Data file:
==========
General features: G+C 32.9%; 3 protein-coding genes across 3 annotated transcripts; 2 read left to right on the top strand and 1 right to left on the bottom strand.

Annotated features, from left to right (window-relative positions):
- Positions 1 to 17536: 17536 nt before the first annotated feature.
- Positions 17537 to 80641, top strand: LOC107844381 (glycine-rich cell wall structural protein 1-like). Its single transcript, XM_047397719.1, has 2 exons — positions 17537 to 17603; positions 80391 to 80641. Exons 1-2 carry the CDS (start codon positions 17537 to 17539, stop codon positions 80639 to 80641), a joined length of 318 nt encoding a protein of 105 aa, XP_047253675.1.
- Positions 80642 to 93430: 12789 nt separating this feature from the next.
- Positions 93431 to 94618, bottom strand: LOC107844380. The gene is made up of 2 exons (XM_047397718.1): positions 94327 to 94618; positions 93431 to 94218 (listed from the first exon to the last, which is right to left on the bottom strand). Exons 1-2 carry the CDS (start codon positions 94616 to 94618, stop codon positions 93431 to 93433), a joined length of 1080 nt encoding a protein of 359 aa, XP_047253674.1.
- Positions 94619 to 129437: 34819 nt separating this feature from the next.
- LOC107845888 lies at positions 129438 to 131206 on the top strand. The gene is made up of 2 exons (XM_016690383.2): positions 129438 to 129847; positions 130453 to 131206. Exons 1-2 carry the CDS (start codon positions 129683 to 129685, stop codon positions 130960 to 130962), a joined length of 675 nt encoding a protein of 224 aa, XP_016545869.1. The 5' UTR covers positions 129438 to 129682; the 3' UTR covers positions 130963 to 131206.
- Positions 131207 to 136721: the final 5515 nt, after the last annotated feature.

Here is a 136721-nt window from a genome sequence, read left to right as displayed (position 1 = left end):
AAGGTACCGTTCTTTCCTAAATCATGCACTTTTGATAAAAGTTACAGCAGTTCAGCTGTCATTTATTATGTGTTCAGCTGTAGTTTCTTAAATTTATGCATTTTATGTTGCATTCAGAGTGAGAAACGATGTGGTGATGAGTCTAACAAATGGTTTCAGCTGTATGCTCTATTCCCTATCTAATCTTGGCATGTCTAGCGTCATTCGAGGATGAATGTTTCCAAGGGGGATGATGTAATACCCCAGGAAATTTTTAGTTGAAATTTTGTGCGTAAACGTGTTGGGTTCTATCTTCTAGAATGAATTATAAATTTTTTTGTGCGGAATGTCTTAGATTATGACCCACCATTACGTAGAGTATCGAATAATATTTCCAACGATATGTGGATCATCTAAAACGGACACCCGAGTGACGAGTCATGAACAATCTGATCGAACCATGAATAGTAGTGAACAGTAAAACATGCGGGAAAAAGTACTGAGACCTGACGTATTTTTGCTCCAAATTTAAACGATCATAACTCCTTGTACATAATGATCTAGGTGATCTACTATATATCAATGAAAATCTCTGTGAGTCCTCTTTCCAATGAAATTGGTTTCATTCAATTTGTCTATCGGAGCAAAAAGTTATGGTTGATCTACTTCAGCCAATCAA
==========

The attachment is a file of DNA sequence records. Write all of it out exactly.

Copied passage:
General features: G+C 32.9%; 3 protein-coding genes across 3 annotated transcripts; 2 read left to right on the top strand and 1 right to left on the bottom strand.

Annotated features, from left to right (window-relative positions):
- Positions 1 to 17536: 17536 nt before the first annotated feature.
- Positions 17537 to 80641, top strand: LOC107844381 (glycine-rich cell wall structural protein 1-like). Its single transcript, XM_047397719.1, has 2 exons — positions 17537 to 17603; positions 80391 to 80641. Exons 1-2 carry the CDS (start codon positions 17537 to 17539, stop codon positions 80639 to 80641), a joined length of 318 nt encoding a protein of 105 aa, XP_047253675.1.
- Positions 80642 to 93430: 12789 nt separating this feature from the next.
- Positions 93431 to 94618, bottom strand: LOC107844380. The gene is made up of 2 exons (XM_047397718.1): positions 94327 to 94618; positions 93431 to 94218 (listed from the first exon to the last, which is right to left on the bottom strand). Exons 1-2 carry the CDS (start codon positions 94616 to 94618, stop codon positions 93431 to 93433), a joined length of 1080 nt encoding a protein of 359 aa, XP_047253674.1.
- Positions 94619 to 129437: 34819 nt separating this feature from the next.
- LOC107845888 lies at positions 129438 to 131206 on the top strand. The gene is made up of 2 exons (XM_016690383.2): positions 129438 to 129847; positions 130453 to 131206. Exons 1-2 carry the CDS (start codon positions 129683 to 129685, stop codon positions 130960 to 130962), a joined length of 675 nt encoding a protein of 224 aa, XP_016545869.1. The 5' UTR covers positions 129438 to 129682; the 3' UTR covers positions 130963 to 131206.
- Positions 131207 to 136721: the final 5515 nt, after the last annotated feature.

Here is a 136721-nt window from a genome sequence, read left to right as displayed (position 1 = left end):
AAGGTACCGTTCTTTCCTAAATCATGCACTTTTGATAAAAGTTACAGCAGTTCAGCTGTCATTTATTATGTGTTCAGCTGTAGTTTCTTAAATTTATGCATTTTATGTTGCATTCAGAGTGAGAAACGATGTGGTGATGAGTCTAACAAATGGTTTCAGCTGTATGCTCTATTCCCTATCTAATCTTGGCATGTCTAGCGTCATTCGAGGATGAATGTTTCCAAGGGGGATGATGTAATACCCCAGGAAATTTTTAGTTGAAATTTTGTGCGTAAACGTGTTGGGTTCTATCTTCTAGAATGAATTATAAATTTTTTTGTGCGGAATGTCTTAGATTATGACCCACCATTACGTAGAGTATCGAATAATATTTCCAACGATATGTGGATCATCTAAAACGGACACCCGAGTGACGAGTCATGAACAATCTGATCGAACCATGAATAGTAGTGAACAGTAAAACATGCGGGAAAAAGTACTGAGACCTGACGTATTTTTGCTCCAAATTTAAACGATCATAACTCCTTGTACATAATGATCTAGGTGATCTACTATATATCAATGAAAATCTCTGTGAGTCCTCTTTCCAATGAAATTGGTTTCATTCAATTTGTCTATCGGAGCAAAAAGTTATGGTTGATCTACTTCAGCCAATCAA